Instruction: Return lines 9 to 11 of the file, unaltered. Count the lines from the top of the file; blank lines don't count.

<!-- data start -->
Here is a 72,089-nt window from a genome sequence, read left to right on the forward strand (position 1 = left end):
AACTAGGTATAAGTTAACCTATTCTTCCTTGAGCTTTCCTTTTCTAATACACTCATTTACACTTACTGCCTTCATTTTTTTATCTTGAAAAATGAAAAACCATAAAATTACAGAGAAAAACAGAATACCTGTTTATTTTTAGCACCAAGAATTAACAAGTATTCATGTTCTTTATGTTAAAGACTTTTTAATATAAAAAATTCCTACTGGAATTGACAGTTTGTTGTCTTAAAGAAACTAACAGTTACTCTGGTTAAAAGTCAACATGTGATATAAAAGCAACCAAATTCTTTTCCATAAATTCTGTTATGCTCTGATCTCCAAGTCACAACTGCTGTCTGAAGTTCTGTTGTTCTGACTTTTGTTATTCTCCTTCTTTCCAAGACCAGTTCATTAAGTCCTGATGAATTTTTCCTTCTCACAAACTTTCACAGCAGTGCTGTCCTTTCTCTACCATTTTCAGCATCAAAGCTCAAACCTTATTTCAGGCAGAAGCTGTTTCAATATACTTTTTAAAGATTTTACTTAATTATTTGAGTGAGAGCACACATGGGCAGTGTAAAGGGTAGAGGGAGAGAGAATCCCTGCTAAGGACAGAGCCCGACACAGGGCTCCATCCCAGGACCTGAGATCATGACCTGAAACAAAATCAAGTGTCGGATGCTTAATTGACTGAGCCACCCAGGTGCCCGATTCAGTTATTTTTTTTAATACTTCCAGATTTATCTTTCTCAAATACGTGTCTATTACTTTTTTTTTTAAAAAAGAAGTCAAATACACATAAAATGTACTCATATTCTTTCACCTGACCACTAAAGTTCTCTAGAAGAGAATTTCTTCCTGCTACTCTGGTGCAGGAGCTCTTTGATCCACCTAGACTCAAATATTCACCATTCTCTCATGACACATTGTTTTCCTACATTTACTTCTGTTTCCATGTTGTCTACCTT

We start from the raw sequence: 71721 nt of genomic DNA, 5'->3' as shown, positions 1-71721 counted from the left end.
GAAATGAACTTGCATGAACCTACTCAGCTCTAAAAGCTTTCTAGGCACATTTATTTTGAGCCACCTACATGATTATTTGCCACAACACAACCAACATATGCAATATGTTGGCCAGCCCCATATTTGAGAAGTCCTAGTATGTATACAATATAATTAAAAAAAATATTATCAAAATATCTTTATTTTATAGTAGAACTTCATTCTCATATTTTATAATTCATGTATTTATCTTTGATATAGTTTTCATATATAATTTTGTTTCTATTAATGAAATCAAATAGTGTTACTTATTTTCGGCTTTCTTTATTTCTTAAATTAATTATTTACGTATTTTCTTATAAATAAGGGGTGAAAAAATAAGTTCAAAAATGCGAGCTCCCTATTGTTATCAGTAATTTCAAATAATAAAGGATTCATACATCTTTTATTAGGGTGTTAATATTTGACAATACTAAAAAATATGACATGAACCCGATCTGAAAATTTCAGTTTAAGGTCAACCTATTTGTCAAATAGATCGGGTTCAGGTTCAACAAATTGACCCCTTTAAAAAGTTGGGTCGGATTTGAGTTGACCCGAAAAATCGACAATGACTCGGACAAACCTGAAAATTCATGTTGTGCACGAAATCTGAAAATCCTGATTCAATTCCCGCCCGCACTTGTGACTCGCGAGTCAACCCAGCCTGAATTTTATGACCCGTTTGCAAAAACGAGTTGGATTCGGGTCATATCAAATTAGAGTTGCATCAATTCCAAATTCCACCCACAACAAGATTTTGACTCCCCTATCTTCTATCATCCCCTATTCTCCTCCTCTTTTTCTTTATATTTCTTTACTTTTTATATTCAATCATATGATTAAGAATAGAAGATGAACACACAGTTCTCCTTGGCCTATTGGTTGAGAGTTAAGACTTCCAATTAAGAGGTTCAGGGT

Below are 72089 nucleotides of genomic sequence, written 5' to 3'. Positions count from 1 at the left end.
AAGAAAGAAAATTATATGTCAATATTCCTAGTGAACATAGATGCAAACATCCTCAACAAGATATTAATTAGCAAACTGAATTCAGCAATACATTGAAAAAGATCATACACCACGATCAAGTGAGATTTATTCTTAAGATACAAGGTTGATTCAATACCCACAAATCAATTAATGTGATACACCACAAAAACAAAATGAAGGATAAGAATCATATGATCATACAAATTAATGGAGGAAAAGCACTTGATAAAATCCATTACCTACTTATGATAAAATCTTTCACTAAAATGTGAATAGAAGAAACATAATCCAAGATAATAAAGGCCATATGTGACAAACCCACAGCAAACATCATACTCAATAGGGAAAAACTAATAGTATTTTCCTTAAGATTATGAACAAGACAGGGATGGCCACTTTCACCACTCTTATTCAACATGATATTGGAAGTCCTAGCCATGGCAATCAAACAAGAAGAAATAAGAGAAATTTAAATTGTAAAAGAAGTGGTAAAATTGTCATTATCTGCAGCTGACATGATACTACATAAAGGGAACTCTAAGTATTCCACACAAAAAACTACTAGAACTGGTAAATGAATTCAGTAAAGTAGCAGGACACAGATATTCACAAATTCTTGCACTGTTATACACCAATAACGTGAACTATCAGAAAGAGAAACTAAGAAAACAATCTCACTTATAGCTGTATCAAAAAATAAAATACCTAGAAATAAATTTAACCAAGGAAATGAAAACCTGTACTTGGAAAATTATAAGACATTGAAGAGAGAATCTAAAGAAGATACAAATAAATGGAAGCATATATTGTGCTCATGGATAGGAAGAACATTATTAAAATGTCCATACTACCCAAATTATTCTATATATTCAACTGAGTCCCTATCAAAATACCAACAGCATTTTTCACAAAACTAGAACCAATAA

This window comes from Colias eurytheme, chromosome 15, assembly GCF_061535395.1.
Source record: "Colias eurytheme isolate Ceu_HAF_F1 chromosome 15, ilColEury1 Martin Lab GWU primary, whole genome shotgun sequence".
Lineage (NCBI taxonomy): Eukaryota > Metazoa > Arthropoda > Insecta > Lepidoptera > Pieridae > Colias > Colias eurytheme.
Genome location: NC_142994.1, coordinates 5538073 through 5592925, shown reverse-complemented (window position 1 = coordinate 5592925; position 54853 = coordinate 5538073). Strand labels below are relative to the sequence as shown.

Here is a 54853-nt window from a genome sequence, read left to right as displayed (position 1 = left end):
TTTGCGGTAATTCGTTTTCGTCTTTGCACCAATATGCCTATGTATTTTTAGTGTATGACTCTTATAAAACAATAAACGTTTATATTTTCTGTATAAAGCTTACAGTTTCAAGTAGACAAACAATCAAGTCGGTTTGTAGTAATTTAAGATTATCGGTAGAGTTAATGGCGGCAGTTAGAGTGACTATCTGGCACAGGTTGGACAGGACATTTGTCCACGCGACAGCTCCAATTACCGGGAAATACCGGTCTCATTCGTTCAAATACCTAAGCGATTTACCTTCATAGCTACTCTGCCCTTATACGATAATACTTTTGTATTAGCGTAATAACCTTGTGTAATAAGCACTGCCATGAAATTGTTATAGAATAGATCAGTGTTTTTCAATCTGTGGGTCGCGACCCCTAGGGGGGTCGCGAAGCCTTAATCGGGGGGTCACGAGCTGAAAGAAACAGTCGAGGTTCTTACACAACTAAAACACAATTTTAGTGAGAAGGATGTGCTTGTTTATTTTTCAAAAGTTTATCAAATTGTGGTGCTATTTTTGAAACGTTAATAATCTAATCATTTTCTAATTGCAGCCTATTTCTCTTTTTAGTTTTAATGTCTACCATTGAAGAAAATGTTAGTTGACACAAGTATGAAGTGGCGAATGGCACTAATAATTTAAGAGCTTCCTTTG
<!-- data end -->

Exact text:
Lineage (NCBI taxonomy): Eukaryota > Metazoa > Arthropoda > Insecta > Lepidoptera > Pieridae > Colias > Colias eurytheme.
Genome location: NC_142994.1, coordinates 5538073 through 5592925, shown reverse-complemented (window position 1 = coordinate 5592925; position 54853 = coordinate 5538073). Strand labels below are relative to the sequence as shown.

Here is a 54853-nt window from a genome sequence, read left to right as displayed (position 1 = left end):